New Canadian Policies Aim to Support Homebuyers and Balance the Real Estate Market

The Canadian government has recently introduced several new policies aimed at aiding first-time homebuyers and addressing challenges in the real estate market. One of the significant changes is the increase in the amount that can be withdrawn from retirement accounts for down payments, rising from $35,000 to $60,000. Additionally, starting August 1st, first-time buyers with less than 20% down payment for new homes can extend their mortgage terms from 25 years to 30 years. For borrowers facing repayment difficulties, there will be options to negotiate with banks to lower monthly payments and extend the repayment period.

Another key change that will interest many is that the repayment period for withdrawals from retirement accounts, made between 2022 and 2025, can now be extended to five years from the previous two years. These measures, though detailed, aim to provide some relief and support to homebuyers.

However, it’s essential to understand the broader implications of these policies. According to Statistics Canada, only about 10% of Canadians have a post-tax income of $100,000. For a couple with a combined income of $200,000, these policies can be beneficial. But, considering the high housing prices, such as a $650,000 condo, even with these measures, affording a home remains challenging for many without additional financial support from family.

The reality is that many young buyers rely heavily on financial assistance from their parents. In 2020, parents across Canada contributed billions of dollars to help their children buy homes, often seen as a necessary but burdensome practice.

Capital Gains Tax Adjustment

In addition to these changes, the government has also adjusted the capital gains tax, significantly impacting real estate investors. Previously, capital gains on real estate investments were taxed at a rate where only 50% of the gain was included in taxable income. With the new policy, the inclusion rate for capital gains exceeding $250,000 will be increased to 67%. This means that for every dollar earned above the $250,000 threshold, 67 cents will be considered taxable income, rather than 50 cents.

Corporate real estate investors will face an even steeper challenge, with gains made by corporations taxed at a rate of 75%. This adjustment aims to curb the advantages previously enjoyed by corporate entities and ensure they contribute more to the tax revenue.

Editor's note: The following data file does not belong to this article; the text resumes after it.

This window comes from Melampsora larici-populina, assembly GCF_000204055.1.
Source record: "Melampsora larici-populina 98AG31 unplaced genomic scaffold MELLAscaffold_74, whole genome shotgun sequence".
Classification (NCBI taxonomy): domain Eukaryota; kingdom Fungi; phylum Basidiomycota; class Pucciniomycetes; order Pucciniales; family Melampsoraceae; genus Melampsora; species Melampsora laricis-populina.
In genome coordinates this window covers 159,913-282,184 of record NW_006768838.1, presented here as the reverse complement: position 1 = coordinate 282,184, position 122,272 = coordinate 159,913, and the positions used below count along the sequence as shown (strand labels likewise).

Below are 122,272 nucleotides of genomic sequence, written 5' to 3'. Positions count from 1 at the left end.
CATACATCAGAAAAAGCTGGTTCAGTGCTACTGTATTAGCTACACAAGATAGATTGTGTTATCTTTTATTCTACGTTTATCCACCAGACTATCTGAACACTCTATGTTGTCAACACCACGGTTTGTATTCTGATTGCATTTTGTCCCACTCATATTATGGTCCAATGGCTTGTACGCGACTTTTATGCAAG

Implications for the Real Estate Market

The adjustments in the capital gains tax are designed to create a more equitable real estate market by leveling the playing field between large investors and individual homebuyers. However, the policy’s effectiveness will depend on several factors:

  1. Investment Strategies: Real estate investors will need to reassess their strategies in light of the higher tax rates. This might involve holding properties longer to maximize appreciation or focusing on high-yield properties that can offset the increased tax burden.
  2. Market Dynamics: The higher tax rates could potentially slow down the rapid turnover of properties, as investors might be more inclined to hold onto their investments to avoid the increased tax hit. This could lead to a reduction in the number of properties available on the market, impacting overall supply and demand dynamics.
  3. Investment in Quality Properties: Investors may shift their focus towards acquiring fewer, but higher-quality properties that promise greater returns. This strategy would help in absorbing the higher tax costs while still maintaining profitability. It aligns with the broader trend of moving towards more selective and strategic investments.
  4. Long-Term Market Health: By discouraging speculative investments and encouraging more stable, long-term holdings, the capital gains tax adjustment aims to contribute to a more balanced and sustainable housing market. This could, over time, help mitigate some of the affordability issues currently plaguing the market.


The Canadian government’s new policies show goodwill and effort to support homebuyers and create a fairer real estate market. While these measures provide some immediate relief, they don’t fully address the fundamental issue of housing affordability. For real estate investors, these changes mean navigating a market where profitability isn’t guaranteed without strategic and well-informed investments. The increased tax rates on capital gains will require investors to be more strategic in their investment decisions, focusing on long-term profitability and high-quality properties. Ultimately, the success of these policies will depend on how well they can balance the needs of homebuyers and the realities of the investment market.


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